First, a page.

Oil & Gas Due Diligence Tips for Producing Asset Acquisitions
The seller and broker will likely give you access to a virtual data room, basically a massive electronic depository of critical data. Sometimes, you’ll have an exclusive arrangement where you’re the only evaluating party, sometimes you won’t. The seller will provide you with a lease operating statement, essentially a set of limited financial statements specific to the group of wells involved in the transaction.
In reality, the lease operating statement is something you should take with a grain of salt. Because as you’ll likely see, it will contain a disclaimer – sometimes several of them – stating the seller gave reliability the ol’ college try but, ultimately, must disclaim responsibility for the accuracy of the data.
Unfortunately, since the lease operating statement contains unaudited information, no third-party has tested or issued an opinion on it. That puts you in a bit of a bind since you’re relying on that critical information to steer your decision-making around the transaction.
Bring in the Reservoir Engineers
Since you shouldn’t take the lease operating statement as gospel, it’s essential to have a qualified in-house team or engage a third-party reservoir engineering firm to critically evaluate the production estimates from the VDR materials.
Since the whole point of your organization acquiring the asset is to produce future cash flow streams, you need to know if the acquisition model’s economic assumptions actually hold any water.
Prove-Out Historical Revenue and Expense Data
Before we move on from the lease operating statement, you’ll still need to prove-out revenue and expense data from the seller. For revenue, assuming you're operating under the same set of contracts as the seller, your revenue stream should generally follow historical economics after accounting for changes in production
However, your due diligence process should include a strong focus on proving out those historical revenue streams by tying everything back to the actual purchaser statements. This includes taking what the seller presented in the lease operating statement and aligning it with actual cash receipts to the company for the asset.
Likewise, it’s worth your time and effort to go through the historical expenses and look for anything that seems out of place or peculiar, any sudden changes, or items that don’t make any sense or are just flat-out sloppy. Any of these tell-tale signs could mean the accounting is messy elsewhere or the seller just stopped investing in field improvements and maintenance.
Also, look at the ad valorem taxes and make sure they are consistent with the statutory rates in the area you’re operating. The same goes for applicable insurance coverage costs or other expenses that are in your model but missing from the seller’s figures.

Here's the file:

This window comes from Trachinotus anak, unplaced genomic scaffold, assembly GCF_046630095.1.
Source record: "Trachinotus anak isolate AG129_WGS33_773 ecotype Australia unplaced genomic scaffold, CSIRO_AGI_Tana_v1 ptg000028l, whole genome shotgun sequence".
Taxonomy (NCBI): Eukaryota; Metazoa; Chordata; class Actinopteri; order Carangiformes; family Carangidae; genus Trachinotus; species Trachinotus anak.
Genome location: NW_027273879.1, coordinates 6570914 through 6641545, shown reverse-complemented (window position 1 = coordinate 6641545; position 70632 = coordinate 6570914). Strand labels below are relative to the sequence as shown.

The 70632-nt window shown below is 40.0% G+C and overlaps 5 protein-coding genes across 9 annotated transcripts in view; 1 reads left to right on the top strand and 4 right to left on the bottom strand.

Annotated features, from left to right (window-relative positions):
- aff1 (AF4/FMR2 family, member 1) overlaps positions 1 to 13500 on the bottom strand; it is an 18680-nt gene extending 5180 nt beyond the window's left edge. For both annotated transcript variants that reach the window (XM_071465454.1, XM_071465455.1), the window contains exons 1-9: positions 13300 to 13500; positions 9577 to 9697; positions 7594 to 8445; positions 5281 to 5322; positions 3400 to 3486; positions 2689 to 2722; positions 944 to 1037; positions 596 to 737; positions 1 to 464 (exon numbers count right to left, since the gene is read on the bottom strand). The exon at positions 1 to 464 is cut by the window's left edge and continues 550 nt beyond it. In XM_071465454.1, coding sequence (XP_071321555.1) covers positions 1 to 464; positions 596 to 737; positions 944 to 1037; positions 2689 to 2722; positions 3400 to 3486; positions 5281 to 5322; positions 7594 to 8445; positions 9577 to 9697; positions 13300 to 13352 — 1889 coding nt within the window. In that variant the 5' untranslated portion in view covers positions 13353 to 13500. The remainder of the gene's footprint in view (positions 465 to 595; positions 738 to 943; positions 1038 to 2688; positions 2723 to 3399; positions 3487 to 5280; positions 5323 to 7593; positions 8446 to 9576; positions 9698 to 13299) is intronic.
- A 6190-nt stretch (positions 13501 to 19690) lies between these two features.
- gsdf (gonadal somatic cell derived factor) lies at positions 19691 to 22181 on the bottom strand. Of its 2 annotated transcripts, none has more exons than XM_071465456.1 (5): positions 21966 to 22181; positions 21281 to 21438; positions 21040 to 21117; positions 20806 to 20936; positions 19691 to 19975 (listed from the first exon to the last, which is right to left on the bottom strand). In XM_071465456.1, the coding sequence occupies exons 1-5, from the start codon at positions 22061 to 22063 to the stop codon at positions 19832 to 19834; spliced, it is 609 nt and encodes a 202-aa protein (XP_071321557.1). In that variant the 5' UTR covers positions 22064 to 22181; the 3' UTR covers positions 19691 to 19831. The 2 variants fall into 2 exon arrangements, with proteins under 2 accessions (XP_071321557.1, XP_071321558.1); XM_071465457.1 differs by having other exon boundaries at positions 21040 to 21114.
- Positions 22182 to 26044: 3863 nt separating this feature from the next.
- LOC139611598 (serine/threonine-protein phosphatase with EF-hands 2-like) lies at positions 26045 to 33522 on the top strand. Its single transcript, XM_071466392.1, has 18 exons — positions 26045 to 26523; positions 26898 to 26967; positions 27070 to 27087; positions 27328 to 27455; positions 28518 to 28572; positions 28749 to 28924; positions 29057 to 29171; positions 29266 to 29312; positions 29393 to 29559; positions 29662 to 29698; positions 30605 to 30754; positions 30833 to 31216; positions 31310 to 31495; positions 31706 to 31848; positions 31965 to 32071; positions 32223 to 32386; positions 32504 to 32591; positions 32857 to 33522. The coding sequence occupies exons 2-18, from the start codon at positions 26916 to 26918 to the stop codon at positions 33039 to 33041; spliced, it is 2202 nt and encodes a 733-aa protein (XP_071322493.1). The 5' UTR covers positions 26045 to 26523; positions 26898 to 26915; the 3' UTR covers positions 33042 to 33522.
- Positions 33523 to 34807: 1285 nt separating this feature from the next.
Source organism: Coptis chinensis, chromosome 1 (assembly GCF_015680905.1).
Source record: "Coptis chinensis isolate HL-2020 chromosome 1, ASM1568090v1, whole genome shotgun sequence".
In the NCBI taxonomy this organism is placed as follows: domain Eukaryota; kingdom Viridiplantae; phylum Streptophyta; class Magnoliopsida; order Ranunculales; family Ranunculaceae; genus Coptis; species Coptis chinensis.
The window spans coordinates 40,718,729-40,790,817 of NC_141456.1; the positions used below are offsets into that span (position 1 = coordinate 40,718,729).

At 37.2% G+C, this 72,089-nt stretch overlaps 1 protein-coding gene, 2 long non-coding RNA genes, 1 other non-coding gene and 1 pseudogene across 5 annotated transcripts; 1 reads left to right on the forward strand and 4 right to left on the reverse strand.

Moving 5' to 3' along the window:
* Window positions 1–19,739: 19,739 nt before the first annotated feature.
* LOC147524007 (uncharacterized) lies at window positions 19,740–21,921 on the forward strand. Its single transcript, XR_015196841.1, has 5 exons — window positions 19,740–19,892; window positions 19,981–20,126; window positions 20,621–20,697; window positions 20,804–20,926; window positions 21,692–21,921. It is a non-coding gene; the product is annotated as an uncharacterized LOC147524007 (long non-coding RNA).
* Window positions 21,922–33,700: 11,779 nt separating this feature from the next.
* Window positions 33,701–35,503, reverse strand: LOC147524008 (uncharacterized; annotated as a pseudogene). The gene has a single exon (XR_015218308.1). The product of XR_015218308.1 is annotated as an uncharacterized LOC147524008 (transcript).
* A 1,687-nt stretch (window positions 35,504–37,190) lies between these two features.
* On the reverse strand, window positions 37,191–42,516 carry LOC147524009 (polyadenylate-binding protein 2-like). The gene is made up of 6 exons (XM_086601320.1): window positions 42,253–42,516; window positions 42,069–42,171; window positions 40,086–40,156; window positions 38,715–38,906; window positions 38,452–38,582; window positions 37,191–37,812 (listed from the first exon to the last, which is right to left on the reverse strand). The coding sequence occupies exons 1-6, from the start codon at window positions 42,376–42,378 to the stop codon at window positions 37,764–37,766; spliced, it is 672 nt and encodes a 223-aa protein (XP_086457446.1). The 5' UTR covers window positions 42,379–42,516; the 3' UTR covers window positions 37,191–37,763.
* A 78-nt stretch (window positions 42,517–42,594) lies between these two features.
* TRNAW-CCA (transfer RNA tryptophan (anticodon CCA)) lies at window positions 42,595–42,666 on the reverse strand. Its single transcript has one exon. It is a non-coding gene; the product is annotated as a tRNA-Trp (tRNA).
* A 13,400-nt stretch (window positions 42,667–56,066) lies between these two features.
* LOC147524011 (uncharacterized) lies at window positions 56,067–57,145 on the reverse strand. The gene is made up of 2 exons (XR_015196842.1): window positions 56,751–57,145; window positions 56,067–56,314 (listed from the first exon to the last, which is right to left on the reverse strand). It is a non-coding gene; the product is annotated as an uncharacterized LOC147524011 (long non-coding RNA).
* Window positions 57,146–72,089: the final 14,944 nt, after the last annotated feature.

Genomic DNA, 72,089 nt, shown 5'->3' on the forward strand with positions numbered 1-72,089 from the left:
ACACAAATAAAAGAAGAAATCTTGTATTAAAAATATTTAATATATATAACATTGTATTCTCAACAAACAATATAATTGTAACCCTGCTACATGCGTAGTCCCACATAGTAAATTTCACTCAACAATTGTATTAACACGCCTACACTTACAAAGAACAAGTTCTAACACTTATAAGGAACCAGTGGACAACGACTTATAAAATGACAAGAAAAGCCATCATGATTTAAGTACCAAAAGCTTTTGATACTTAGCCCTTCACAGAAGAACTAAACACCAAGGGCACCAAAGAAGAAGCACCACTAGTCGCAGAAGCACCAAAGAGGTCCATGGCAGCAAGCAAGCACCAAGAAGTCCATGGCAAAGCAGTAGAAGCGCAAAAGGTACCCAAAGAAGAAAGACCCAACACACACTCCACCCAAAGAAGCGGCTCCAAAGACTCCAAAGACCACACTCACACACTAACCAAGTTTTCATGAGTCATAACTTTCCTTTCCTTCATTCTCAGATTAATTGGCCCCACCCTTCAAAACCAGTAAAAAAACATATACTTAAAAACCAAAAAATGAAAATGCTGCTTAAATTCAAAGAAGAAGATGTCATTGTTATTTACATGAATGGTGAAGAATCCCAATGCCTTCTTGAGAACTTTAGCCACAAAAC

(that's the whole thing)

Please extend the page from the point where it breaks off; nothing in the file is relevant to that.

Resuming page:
Understand Any Existing Commitments
Let’s use a hypothetical for a moment and assume your acquisition includes contracts that have been in place since Titanic ruled the box office. Chances are those contracts have gone through several different owners and contain several different amendments. As you might guess, tracing through those contracts is essential, and consume a fair amount of time.
Similarly, you need to fully understand any existing midstream contracts as well. To state the obvious, those contracts are crucial in knowing how much it will cost to get your volumes from the wellhead to the marketplace.
Since midstream companies have their own expenses like easement, leasehold, and equipment costs, they won’t build that infrastructure without some sort of commitment from the producer. That’s yet another contractual obligation that can shape your ultimate success with the transaction.
Expect to find minimum volume commitments to midstream providers that can trigger some especially punitive penalties if you don’t meet them. And that creates another problem – different economic factors can significantly affect the financial viability of certain volumes, even “minimum” ones. However, contracts with midstream companies could force you to commit to higher volumes than you would like.
Transition Services Agreement (TSA)
When you’re acquiring a large asset, it’s common to integrate a TSA into the purchase and sale agreement. The TSA states that the seller will continue to operate the asset and provide back-office services for a period of time while your team ramps up and you integrate the asset into your system.
Since plenty of things can go sideways in that interim period, it’s important that you not only have a well-worded TSA but also watch it like a hawk. Unfortunately, sellers can sometimes try to bill you for costs in excess of what the TSA states. And as many buyers have found out the hard way, it can become a significant reconciliation process to make sure the seller treats you appropriately under the agreement.
Therefore, you want to make sure that the agreement clearly identifies the scope of work and doesn’t speak in ambiguous terms. Like it or not, many sellers will take advantage of nonspecific language and the fact that they’re the ones with the upper hand since they control the cash. Just be sure to keep an eye on accounting periods vs. production/activity periods.
Smaller buyers are especially susceptible to these types of actions from larger sellers, who are essentially daring the buyer to take them to court. Thankfully, a well-negotiated TSA in your purchase agreement that’s as specific as possible can help mitigate this often-overlooked risk.
There’s more that goes into due diligence for a producing asset acquisition, but these insights, along with this accompanying oil and gas due diligence checklist, certainly provide you with an excellent place to start.
To read the full article from RealClear Energy , click here